Like millions of other geeks yesterday, I tuned in to the liveblog coverage of Apple’s iPhone event.

Last night, I watched the event in its entirety and I have to say I’m pretty excited by what I saw.

Let’s get a few objections out of the way first, though:

Seems like we’ve been waiting for a while…

For all it’s secrecy, Apple is a pretty predictable company.

New iPads get announced in January, and ship in Spring. Laptop hardware gets refreshed early Summer, in time for the back-to-school sales. A new iPhone has normally been released in that window too – but this year the announcement was pushed back to Fall, to an event that’s normally reserved for the iPod.

This delay caused a frenzy of speculation over what was to come.

I think there’s a simple reason why the new iPhone was later than usual. Dedicated music players just aren’t as big a business for Apple anymore and the iPod already sits atop that category’s pyramid. (Besides, the best selling iPod, the iPod touch, is basically an iPhone without the phone app.) Apple just wanted to consolidate its annual announcements and realign its Fall event towards its best-selling product line, the iPhone.

So why not a new iPhone?

Simple: Manufacturing. Making hundreds of millions of iPhones and shipping them around the world isn’t a super easy logistical challenge. There are components that need to be assembled, manufacturing dies that need to be cut and assembly lines that need to be put in place. All of this takes time.

Resetting all of these for a new hardware design every year simply doesn’t makes good business sense. Take the car manufacturers, for example, whose body styles also don’t change every year.

So far iPhone launches have gone like this: iPhone (new), iPhone 3G (new design), iPhone 3GS, iPhone 4 (new design), iPhone 4S – sense the pattern?

I think we’ll see the iPhone 5, featuring a new design, next year.

What’s the big deal then?

I think this was a big announcement.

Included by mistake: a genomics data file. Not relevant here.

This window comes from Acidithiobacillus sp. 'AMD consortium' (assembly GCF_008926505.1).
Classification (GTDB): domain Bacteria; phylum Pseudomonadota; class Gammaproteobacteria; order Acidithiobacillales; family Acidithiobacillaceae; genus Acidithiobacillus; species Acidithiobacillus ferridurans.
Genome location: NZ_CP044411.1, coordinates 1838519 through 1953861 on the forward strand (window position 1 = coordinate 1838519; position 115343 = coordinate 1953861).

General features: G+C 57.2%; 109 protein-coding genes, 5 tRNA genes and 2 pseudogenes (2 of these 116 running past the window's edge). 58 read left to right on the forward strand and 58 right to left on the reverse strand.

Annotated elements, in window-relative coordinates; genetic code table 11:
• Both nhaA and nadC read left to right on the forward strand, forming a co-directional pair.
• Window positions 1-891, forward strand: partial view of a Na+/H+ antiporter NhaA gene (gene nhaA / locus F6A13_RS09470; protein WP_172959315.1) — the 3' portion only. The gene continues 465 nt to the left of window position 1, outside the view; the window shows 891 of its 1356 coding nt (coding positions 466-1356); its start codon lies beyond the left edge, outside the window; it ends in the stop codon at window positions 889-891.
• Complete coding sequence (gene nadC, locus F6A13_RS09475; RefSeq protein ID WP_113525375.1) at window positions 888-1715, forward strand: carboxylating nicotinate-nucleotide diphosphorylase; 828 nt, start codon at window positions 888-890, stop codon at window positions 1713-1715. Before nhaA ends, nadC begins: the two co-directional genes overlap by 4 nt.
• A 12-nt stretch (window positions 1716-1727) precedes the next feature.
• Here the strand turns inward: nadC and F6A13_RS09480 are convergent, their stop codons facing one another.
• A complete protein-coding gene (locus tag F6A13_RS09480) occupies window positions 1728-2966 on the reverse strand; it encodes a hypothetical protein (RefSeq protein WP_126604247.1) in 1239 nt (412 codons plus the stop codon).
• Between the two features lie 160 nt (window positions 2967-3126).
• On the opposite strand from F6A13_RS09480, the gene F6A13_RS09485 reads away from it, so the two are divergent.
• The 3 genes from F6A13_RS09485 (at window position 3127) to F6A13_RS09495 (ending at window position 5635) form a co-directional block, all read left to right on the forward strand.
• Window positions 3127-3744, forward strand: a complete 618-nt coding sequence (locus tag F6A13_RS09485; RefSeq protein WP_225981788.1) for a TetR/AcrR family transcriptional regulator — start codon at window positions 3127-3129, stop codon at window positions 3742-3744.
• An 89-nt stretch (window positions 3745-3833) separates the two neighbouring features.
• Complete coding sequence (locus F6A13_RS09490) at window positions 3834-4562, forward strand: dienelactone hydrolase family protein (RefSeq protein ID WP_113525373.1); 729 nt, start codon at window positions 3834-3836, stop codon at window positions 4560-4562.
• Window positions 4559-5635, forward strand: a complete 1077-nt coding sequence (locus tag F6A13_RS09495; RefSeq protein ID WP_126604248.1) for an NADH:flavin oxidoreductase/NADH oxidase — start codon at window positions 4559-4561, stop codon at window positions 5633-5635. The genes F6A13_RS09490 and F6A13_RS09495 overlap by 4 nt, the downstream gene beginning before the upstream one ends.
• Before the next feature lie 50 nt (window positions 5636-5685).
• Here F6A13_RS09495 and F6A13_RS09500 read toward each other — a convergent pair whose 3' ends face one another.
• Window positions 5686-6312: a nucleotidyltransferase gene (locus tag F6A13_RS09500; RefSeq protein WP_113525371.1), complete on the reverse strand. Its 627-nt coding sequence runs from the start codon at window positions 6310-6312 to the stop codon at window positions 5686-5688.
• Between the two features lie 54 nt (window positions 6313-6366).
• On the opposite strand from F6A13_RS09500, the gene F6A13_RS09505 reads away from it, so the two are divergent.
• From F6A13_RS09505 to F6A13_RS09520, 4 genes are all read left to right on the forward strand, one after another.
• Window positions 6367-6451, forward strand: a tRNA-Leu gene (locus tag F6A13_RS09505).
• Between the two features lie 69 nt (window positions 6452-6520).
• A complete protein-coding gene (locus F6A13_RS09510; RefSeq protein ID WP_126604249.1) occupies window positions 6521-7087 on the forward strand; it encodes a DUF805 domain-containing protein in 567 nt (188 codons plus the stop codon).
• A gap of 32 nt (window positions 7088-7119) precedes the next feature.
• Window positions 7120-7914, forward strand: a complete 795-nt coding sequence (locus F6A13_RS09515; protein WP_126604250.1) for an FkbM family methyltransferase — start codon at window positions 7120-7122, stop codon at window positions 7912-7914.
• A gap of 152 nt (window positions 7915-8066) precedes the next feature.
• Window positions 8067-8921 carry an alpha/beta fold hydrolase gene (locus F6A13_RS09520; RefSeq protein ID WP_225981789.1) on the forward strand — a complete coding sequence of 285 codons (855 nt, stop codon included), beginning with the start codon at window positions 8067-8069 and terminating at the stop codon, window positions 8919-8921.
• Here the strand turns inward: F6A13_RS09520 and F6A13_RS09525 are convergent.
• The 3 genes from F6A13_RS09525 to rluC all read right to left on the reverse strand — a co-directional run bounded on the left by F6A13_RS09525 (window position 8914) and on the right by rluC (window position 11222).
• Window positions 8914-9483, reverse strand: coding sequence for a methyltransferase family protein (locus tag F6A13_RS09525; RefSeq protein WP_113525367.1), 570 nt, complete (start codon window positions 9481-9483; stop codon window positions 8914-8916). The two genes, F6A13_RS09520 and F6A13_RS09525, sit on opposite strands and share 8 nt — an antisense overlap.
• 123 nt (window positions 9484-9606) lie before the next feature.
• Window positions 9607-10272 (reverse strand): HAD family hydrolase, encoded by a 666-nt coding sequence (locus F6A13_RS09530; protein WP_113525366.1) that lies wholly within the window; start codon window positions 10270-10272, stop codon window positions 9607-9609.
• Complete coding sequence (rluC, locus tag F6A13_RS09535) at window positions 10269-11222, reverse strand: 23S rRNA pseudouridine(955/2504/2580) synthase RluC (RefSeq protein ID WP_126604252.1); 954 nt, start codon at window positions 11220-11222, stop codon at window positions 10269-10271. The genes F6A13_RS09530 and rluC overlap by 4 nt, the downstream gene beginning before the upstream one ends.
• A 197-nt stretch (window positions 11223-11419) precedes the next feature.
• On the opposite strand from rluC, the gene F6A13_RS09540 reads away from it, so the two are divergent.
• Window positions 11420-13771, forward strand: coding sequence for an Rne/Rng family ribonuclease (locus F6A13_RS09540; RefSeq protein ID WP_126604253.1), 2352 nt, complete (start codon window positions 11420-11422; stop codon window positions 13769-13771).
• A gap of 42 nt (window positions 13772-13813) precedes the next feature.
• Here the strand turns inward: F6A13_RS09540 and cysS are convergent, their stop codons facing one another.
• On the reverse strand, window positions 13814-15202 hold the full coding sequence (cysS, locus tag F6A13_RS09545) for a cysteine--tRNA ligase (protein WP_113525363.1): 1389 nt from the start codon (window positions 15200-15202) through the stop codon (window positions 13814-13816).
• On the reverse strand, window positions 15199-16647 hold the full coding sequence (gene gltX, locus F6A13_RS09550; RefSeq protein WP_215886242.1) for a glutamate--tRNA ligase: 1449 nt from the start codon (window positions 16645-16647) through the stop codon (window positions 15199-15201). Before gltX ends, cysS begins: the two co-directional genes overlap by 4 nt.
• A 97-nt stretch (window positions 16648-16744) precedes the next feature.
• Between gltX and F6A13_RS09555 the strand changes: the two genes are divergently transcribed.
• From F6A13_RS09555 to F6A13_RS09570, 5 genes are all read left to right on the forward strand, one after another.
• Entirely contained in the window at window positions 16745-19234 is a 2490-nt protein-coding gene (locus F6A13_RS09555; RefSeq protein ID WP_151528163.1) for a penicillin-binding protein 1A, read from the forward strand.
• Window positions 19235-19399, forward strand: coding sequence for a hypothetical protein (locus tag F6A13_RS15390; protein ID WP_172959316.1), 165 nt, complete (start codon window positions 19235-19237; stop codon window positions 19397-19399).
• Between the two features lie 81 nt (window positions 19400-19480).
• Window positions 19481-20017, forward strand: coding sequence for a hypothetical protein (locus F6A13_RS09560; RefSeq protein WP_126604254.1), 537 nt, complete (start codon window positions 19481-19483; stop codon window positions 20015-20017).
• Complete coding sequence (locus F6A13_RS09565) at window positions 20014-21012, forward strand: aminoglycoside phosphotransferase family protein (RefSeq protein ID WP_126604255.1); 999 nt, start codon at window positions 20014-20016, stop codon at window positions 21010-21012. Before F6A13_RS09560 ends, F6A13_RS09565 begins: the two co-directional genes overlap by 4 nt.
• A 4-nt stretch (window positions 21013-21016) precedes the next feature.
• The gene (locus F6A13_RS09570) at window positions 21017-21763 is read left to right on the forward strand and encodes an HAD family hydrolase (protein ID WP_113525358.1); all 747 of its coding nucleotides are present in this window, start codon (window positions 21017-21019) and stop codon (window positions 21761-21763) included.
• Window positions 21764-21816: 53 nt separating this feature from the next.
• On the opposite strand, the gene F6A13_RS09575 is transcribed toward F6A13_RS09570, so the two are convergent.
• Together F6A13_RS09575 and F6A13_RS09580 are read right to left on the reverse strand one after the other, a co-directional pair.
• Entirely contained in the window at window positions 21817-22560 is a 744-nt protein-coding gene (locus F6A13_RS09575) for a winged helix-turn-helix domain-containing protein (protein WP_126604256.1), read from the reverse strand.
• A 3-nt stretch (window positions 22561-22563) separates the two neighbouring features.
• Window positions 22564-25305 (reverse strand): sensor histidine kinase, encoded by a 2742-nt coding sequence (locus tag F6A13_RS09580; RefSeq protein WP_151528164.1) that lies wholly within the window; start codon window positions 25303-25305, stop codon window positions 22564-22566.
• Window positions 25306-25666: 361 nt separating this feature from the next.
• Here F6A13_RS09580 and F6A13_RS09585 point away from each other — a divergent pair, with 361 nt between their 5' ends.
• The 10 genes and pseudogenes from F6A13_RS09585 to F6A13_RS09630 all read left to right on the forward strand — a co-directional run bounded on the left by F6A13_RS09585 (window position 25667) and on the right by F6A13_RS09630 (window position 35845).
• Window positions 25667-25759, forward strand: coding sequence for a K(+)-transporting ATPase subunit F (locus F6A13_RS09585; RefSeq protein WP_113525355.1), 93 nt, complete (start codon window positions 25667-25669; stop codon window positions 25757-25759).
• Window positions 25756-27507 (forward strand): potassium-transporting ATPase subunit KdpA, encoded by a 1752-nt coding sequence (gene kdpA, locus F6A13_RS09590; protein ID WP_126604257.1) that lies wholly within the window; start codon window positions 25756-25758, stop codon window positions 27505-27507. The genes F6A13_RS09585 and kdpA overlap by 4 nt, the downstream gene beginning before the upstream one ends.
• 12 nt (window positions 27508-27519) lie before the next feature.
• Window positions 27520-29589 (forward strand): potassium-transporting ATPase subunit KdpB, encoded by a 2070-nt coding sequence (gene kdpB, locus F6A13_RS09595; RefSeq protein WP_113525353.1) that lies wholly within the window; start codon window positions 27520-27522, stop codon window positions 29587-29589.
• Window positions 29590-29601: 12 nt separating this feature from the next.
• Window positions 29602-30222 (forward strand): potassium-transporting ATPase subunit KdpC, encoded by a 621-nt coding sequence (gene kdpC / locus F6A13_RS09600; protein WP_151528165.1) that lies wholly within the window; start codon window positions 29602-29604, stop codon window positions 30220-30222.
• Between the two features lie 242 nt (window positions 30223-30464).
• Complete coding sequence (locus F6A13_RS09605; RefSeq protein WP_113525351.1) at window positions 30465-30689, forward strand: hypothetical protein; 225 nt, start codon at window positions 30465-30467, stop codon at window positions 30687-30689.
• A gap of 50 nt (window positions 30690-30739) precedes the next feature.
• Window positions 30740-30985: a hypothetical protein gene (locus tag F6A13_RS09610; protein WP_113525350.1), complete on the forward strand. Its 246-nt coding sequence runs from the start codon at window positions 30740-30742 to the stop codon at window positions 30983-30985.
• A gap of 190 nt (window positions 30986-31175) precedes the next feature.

But it’s all about the software. Frankly, I think there’s very little Apple can do on the hardware side to make their phones much better. Smaller, yes. Faster, yes. But everything at this point will be incremental and evolutionary, not revolutionary.

iOS5 however is where Apple continues to lead the pack.

And here’s what I think was the biggest takeaway from yesterday’s event.

Siri is going to be big.

Siri is Apple’s new personal assistant software. (Skip forward to about the 70th minute in the keynote to see the demo.)

Using advanced voice recognition software, you can ask Siri to perform various tasks for you –  make appointments, send text messages, tell you the weather, find you a good restaurant, that sort of thing.

I’ve had the Siri app on my phone for a couple of years (Apple acquired the technology in 2009) and it has always been a party-pleaser. But the lengths Apple has gone to embed the technology into the new OS is pretty impressive.

Here’s why I think it’s going to be big…

The answer is what’s important

We already know that a lot of web activity is shifting to mobile devices. And unfortunately, the search paradigm that Google introduced to our desktop browser, a page of 10 hyperlinks, makes very little sense on a tiny screen.

Nobody wants to search for anything on their mobile phone. You just want to get the answer to your question quickly. Apple has figured that out.

So the way Siri offers up those answers is fast, compelling, and, in most cases, good enough.

This is potentially very disruptive.

How will you get found in this new world? Since it remains to be seen how the Siri AI will return its results, SEO, as we’ve come to know it, could become less and less relevant.

Imagine, for a second, that Siri bases the results of local Realtor® queries (“Siri, find me a Realtor® ”) on production statistics, like Redfin’s Agent Scouting Report just did…

That’s big.

And so a new idea takes seed

I imagine that over time we’ll become more accustomed to speaking to our phones to ask them what we want. I suspect that we’ll see Siri-like clones for the other mobile platforms (Android and Windows Mobile, namely) soon too.

We’re moving quickly here folks. Sometimes it’s just not clear where we’re going. But I think that the Apple announcement yesterday once again gave us a peak in to the future.

A future where the best answer to all of our questions is going to be in our pockets at all times.


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